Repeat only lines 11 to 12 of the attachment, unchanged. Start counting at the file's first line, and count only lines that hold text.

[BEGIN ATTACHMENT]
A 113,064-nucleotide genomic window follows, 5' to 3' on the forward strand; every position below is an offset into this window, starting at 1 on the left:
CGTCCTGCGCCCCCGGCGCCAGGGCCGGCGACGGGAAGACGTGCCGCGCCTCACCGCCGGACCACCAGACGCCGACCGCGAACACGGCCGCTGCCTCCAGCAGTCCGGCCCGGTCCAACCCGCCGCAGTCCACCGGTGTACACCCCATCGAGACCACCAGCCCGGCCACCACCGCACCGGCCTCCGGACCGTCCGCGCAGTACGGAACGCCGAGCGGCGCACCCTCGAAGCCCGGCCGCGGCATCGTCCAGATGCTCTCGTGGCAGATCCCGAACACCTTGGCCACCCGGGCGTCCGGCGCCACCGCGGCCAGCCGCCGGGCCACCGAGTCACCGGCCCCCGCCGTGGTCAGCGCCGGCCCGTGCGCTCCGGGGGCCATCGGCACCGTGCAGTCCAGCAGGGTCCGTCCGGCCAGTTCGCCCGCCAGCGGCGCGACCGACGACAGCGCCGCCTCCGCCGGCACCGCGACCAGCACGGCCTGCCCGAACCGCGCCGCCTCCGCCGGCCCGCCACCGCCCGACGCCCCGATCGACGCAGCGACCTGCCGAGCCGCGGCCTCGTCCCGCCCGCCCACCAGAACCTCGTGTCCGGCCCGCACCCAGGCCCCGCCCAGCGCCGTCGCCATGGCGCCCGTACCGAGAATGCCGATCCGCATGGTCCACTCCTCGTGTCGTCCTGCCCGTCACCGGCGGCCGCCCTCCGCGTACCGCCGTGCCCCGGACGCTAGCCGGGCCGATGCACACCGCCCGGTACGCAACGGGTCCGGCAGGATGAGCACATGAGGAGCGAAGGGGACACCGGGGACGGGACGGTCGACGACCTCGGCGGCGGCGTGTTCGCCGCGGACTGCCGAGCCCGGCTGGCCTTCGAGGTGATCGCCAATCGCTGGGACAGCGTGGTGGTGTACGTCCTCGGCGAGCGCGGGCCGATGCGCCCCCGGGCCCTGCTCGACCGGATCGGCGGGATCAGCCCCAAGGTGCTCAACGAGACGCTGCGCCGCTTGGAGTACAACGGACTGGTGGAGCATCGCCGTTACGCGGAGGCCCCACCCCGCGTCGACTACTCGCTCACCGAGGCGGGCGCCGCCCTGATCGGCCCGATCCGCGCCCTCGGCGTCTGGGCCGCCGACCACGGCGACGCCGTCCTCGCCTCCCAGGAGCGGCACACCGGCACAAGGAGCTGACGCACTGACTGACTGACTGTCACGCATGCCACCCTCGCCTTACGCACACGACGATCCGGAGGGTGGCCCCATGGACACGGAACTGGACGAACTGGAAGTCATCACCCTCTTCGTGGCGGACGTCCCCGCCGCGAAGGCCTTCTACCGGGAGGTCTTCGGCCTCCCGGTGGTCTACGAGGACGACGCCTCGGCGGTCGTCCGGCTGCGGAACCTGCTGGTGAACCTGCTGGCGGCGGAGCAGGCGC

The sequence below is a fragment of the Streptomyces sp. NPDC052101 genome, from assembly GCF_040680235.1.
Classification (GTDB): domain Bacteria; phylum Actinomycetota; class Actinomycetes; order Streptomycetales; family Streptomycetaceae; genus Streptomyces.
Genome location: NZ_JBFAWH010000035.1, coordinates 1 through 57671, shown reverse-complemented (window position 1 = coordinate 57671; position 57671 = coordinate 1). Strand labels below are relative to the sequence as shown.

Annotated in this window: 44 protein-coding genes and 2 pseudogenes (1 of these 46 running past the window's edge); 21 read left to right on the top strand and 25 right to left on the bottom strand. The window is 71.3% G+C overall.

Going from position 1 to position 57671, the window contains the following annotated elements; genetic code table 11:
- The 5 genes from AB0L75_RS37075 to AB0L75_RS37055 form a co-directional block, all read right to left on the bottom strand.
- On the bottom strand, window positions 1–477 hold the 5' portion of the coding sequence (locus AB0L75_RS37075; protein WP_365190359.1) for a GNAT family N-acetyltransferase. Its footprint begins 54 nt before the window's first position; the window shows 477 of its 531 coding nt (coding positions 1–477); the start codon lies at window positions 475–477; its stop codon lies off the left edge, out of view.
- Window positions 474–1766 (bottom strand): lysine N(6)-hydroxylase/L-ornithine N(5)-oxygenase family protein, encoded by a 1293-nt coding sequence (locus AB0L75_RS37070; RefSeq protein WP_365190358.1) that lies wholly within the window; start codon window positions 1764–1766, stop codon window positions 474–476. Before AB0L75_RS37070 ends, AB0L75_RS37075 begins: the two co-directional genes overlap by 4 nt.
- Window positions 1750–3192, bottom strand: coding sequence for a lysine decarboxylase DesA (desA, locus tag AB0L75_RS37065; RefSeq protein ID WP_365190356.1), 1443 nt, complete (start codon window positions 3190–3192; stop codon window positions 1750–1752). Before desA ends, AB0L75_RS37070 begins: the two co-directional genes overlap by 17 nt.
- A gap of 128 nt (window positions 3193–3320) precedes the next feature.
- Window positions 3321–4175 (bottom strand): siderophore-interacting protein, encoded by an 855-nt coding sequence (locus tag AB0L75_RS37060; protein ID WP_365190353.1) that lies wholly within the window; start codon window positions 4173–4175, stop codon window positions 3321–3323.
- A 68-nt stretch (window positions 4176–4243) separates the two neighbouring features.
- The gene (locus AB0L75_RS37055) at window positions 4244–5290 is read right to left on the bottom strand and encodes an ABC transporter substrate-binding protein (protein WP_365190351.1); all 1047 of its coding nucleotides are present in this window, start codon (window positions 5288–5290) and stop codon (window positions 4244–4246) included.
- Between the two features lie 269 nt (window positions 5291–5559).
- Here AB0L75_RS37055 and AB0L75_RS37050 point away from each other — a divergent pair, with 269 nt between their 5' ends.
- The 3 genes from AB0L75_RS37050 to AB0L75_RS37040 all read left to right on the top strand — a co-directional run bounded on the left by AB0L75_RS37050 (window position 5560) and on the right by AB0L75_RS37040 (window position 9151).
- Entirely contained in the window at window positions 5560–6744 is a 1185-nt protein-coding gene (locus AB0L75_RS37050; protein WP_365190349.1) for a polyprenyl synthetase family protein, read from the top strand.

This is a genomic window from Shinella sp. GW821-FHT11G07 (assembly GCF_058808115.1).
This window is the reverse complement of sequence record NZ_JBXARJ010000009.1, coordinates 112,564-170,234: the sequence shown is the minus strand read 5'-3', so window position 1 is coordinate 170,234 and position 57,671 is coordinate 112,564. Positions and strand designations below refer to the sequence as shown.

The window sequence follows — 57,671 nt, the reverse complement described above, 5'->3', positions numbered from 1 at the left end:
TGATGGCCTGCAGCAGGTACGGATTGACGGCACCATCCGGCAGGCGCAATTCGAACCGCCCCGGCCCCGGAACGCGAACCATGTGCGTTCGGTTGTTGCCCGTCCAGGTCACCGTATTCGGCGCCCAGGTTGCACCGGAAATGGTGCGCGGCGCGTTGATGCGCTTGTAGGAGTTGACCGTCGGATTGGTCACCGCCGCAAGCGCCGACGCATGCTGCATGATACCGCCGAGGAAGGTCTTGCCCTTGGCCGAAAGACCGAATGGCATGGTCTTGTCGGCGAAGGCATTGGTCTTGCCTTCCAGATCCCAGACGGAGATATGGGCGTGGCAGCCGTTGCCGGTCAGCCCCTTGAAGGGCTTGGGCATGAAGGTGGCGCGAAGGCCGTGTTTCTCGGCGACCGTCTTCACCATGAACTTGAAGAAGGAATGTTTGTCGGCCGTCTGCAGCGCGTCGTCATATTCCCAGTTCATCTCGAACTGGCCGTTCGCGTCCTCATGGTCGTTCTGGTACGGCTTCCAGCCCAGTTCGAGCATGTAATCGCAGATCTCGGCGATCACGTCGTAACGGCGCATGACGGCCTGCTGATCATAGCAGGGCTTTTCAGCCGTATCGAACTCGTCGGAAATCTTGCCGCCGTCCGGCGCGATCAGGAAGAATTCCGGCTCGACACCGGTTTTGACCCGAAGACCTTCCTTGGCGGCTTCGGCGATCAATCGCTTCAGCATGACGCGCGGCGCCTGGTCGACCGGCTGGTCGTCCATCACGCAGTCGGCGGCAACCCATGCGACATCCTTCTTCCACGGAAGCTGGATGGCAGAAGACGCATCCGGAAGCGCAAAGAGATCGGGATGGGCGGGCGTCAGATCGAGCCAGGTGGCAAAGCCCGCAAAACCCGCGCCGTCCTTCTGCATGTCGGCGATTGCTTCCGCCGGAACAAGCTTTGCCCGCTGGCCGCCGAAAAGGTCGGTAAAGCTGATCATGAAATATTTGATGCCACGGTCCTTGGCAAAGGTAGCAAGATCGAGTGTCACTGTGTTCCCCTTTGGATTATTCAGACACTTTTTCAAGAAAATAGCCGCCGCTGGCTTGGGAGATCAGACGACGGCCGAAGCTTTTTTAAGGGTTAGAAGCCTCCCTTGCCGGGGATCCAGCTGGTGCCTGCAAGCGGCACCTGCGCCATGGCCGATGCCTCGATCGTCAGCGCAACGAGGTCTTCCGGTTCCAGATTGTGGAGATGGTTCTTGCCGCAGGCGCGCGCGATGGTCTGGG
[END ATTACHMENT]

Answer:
- Window positions 1750–3192, bottom strand: coding sequence for a lysine decarboxylase DesA (desA, locus tag AB0L75_RS37065; RefSeq protein ID WP_365190356.1), 1443 nt, complete (start codon window positions 3190–3192; stop codon window positions 1750–1752). Before desA ends, AB0L75_RS37070 begins: the two co-directional genes overlap by 17 nt.
- A gap of 128 nt (window positions 3193–3320) precedes the next feature.